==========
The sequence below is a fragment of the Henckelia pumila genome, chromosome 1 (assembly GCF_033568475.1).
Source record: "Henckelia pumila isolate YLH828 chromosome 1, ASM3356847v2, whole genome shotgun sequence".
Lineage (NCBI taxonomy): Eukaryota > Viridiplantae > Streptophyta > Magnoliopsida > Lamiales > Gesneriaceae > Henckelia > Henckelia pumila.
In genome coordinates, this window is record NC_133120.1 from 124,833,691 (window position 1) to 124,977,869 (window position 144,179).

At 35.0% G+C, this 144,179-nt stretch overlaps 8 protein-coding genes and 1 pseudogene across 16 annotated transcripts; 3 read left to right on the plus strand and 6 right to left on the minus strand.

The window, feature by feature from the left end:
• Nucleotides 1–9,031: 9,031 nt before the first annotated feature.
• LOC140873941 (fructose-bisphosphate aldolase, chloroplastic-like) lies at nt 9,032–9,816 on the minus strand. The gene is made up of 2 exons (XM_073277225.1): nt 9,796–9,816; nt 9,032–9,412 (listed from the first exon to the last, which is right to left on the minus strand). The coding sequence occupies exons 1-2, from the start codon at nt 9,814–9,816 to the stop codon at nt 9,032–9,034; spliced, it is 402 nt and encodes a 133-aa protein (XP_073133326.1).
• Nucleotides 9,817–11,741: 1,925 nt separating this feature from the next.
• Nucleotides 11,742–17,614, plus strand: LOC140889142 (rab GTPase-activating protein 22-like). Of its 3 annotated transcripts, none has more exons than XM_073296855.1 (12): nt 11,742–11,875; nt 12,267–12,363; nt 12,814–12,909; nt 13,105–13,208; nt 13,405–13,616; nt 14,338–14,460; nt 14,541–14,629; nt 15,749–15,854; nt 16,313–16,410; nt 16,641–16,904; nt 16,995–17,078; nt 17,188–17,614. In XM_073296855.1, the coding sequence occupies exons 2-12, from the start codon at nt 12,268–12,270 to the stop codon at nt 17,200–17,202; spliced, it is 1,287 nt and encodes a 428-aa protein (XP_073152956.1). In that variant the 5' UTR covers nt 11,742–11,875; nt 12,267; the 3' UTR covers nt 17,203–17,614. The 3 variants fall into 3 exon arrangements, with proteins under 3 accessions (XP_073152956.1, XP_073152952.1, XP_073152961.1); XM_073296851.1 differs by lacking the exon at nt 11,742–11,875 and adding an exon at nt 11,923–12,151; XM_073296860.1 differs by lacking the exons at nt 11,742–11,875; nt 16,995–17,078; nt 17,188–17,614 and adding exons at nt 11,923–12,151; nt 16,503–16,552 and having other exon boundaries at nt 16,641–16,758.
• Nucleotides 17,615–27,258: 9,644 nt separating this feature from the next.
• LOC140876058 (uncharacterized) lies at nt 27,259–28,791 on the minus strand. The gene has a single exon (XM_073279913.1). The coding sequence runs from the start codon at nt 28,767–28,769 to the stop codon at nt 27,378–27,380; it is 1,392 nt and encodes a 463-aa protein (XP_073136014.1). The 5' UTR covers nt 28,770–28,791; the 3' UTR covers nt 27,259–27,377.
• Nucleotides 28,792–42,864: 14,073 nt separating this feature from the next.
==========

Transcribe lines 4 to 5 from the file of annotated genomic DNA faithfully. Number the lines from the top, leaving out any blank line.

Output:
In genome coordinates, this window is record NC_133120.1 from 124,833,691 (window position 1) to 124,977,869 (window position 144,179).

At 35.0% G+C, this 144,179-nt stretch overlaps 8 protein-coding genes and 1 pseudogene across 16 annotated transcripts; 3 read left to right on the plus strand and 6 right to left on the minus strand.